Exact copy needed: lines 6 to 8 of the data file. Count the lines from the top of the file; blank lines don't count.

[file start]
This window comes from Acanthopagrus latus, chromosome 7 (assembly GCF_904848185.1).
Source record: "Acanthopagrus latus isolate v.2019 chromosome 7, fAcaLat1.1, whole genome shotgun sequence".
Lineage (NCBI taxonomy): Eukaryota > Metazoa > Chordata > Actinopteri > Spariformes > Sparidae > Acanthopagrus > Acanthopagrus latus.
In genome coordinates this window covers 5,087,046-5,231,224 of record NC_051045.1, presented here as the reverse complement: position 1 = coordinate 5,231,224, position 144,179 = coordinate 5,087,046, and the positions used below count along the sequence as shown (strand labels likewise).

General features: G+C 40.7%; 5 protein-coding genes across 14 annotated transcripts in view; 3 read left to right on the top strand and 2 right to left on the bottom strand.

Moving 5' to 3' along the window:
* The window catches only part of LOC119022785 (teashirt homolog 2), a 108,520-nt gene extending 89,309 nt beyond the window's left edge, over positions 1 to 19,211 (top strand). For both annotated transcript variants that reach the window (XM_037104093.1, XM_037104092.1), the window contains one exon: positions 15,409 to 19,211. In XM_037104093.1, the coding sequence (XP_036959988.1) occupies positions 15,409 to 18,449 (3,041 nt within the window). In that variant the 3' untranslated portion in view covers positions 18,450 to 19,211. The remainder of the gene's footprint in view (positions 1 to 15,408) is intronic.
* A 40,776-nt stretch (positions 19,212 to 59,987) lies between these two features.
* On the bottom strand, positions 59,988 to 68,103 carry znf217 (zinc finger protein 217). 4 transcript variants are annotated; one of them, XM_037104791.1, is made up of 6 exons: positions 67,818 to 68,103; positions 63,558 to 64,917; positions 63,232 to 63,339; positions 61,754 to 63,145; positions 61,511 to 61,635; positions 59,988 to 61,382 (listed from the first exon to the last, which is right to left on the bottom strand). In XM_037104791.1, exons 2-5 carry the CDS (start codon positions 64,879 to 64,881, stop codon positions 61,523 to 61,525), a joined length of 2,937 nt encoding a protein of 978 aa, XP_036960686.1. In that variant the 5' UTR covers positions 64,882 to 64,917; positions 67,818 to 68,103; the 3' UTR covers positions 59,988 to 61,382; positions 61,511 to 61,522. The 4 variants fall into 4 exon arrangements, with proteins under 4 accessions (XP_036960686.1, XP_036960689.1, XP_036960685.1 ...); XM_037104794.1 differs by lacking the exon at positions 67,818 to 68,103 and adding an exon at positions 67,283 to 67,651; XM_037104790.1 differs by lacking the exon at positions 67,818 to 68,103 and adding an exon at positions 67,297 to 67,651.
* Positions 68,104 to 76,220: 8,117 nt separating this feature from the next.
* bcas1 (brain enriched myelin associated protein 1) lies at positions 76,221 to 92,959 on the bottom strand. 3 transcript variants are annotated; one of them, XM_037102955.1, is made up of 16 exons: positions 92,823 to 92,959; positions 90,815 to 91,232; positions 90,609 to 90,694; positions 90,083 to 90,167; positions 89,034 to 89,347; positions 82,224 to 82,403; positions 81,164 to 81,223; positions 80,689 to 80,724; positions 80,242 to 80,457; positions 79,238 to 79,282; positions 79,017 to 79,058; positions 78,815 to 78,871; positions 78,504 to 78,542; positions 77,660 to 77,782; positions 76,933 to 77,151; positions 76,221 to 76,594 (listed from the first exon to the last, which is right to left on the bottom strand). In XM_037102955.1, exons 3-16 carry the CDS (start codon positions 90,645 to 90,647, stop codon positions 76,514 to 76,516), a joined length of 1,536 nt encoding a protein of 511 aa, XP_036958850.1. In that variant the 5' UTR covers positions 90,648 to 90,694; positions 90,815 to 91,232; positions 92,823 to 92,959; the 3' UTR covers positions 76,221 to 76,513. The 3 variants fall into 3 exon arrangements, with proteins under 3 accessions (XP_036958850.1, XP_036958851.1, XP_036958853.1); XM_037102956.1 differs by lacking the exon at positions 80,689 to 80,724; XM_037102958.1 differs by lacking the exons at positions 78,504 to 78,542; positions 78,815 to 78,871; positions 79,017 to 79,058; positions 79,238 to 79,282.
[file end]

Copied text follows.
Moving 5' to 3' along the window:
* The window catches only part of LOC119022785 (teashirt homolog 2), a 108,520-nt gene extending 89,309 nt beyond the window's left edge, over positions 1 to 19,211 (top strand). For both annotated transcript variants that reach the window (XM_037104093.1, XM_037104092.1), the window contains one exon: positions 15,409 to 19,211. In XM_037104093.1, the coding sequence (XP_036959988.1) occupies positions 15,409 to 18,449 (3,041 nt within the window). In that variant the 3' untranslated portion in view covers positions 18,450 to 19,211. The remainder of the gene's footprint in view (positions 1 to 15,408) is intronic.
* A 40,776-nt stretch (positions 19,212 to 59,987) lies between these two features.